Have you noticed how people all over the world are staging recreations of famous paintings and sharing them online? They are delightful, sometimes hilarious and, in these times of pandemic, they provide a smidgen of relief from the claustrophobia and anxiety most of us feel. My nine-year-old son’s art teacher assigned her students to make one of these recreations. After looking through a selection of great art, he chose “The Scream,” Edvard Munch’s nightmare image of a skeletal figure, crossing a bridge – perhaps the bridge from life to death – letting out a wail of horror. I fretted that this might be a trifle morbid for a nine-year-old, but we went outside and, as the sun set in an explosion of orange and purple, he put his hands on the sides of his face and screamed.
It turned out that “The Scream” was just what we needed. For our family, the picture captured what it is like to live through COVID-19. And it occurred to me that these recreations are a metaphor for the way we are living now. Confined to our homes, we try to create a life that is familiar to us, but in many ways, is almost a parody of our normal routines. We are in our familiar homes, but our homes have become our offices and classrooms and shelters against the virus. We wave to neighbors across the street and shout encouragement to one another. We tune in to Zoom versions of fitness classes, famous entertainers performing in their living rooms, and Passover seders with far-flung friends and neighbors.
But underlying it all is an increasing sense of anxiety.
That anxiety is growing every day. I know, because every day I talk to more people who are scared about their health or finances or both. I talk to people who are worried about a parent or a friend, or are worried about contracting the virus. And, sadly, I talk to people who are mourning the loss of a loved one who has succumbed to COVID-19.
Almost everyone is wondering the same thing: When is the world going to go back to normal? And will it be like the old normal, before coronavirus, or some new kind of normal? How will we be changed by this experience?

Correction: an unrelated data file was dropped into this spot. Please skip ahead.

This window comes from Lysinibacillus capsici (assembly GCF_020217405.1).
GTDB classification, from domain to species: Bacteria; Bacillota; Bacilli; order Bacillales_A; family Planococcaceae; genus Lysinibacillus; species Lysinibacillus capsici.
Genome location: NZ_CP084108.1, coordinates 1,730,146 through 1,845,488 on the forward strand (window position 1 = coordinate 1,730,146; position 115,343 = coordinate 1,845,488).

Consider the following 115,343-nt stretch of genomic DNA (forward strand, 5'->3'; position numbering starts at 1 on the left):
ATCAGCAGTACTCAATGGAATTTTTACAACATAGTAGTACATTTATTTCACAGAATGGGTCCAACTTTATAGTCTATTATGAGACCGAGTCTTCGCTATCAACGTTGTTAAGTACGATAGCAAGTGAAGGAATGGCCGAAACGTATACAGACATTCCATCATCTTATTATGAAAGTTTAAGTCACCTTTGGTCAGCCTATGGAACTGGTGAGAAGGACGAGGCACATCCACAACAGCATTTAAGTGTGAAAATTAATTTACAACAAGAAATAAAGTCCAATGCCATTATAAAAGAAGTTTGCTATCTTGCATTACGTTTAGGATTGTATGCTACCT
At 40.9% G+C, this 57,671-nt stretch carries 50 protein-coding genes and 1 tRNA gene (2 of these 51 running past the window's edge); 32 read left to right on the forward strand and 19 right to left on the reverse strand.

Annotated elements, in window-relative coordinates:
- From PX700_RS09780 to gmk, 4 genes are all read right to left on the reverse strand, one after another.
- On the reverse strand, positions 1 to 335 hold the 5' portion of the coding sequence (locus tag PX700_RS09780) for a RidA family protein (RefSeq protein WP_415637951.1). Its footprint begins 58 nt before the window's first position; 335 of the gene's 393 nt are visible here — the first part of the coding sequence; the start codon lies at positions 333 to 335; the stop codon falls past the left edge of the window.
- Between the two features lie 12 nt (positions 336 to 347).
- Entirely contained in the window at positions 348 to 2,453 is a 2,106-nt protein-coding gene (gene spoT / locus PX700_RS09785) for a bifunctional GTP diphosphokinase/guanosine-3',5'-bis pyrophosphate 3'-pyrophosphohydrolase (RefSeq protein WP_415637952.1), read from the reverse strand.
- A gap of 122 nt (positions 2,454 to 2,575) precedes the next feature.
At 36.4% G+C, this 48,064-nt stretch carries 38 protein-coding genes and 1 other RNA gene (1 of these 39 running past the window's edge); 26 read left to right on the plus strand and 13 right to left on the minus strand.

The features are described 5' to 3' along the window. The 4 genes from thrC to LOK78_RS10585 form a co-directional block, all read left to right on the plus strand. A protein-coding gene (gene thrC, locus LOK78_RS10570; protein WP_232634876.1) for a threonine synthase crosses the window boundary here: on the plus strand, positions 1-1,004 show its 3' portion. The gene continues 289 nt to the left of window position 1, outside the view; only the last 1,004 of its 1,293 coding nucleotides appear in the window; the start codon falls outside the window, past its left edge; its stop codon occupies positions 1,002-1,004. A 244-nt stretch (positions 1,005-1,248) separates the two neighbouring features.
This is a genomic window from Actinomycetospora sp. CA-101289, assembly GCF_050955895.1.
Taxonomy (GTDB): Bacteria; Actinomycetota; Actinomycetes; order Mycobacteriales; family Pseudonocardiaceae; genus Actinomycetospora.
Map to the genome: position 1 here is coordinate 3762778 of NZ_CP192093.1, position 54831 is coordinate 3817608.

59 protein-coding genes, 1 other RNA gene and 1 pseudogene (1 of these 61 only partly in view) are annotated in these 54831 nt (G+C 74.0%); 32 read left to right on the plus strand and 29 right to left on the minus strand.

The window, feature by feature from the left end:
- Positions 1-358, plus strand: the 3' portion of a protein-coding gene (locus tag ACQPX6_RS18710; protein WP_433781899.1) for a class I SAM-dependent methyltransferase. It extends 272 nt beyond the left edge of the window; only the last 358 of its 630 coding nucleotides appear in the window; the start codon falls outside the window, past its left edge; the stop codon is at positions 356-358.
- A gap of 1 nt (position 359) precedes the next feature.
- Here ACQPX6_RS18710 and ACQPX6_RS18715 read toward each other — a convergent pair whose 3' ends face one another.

There is simply no way to know. But for many, there is great solace in Jewish spiritual practice. After all, though these times seem exceptional to us, Judaism has sustained our ancestors through plagues and pestilences time and again throughout the centuries. And our ancestors didn’t even have Zoom.
Thank goodness for Zoom! Like other local congregations, Temple B’nai Abraham has gone virtual. We hold virtual Shabbat gatherings, classes, healing services, shiva minyans, Jewish meditation, and religious school – all online. Everything is like before in some ways, but not the same at all as we navigate the needs of the moment.
Whether it’s a service or a class or a meeting, I ask people to bring themselves into the moment through their neshama. In Hebrew, neshama means both breath and soul, and the word appears over and over again in our daily liturgy. The first thing we are encouraged to say in the morning is modah/modeh ani – I give thanks to You living, eternal Sovereign for my neshama, my soul that you have breathed into me. Thank you for this new day, for my life. As long as I am alive, I give thanks for nishmat kol chai, the breath/soul of all life.
By focusing on our neshama, we are reminded that God is not separate from us, but within us, around us. Divine love and compassion are available in every place, at any moment. Even in times of uncertainty, fear, illness, and loss. There are many ways to focus on the neshama. Increasingly, Jews are doing so through mindfulness and meditation – practices which have been proven scientifically to help people with anxiety, depression, anger, and fear. We don’t have to sit in formal meditation (though that can also be helpful). We can simply take a moment to breathe, to connect with ourselves, with our souls, with God.
Of course, I’m not suggesting these practices can solve our problems, but they can certainly help us cope. When we open our hearts to Divine compassion and love that is always available to us, we can become more grounded – and we can be more compassionate and loving.
Judaism offers another resource that can be invaluable in troubled times: Shabbat, a day dedicated to the gifts of life and the Source of All Life. In Genesis, at the end of the creation story God shavat vayinafash (the same root as nefesh) – God rested and was “re-souled.” Shabbat, as Rabbi Abraham Joshua Heschel taught, is a sanctuary in time. It’s a day to stay away from the news, and to connect to people we care about, to connect to the beauty of creation, and to be re-souled.
And so, on Friday evenings, many of us get together on Zoom and light Shabbat candles together (well, virtually together), and breathe in the light. We think of the people to whom we want to send a blessing of shalom, the people who are with us, and the people who are far away. It’s by no means a normal Shabbat – but it still produces a warm sense of love and contentment that so many of us associate with the day.
It may seem obvious that in times of social isolation we need our communities more than ever, but I’ve found many people need reminding. I encourage everyone to join virtual Shabbat services, classes, discussion groups. Even though we are physically isolated, we need not be alone.
Rabbi Alison Adler is the spiritual leader of Temple B’nai Abraham in Beverly.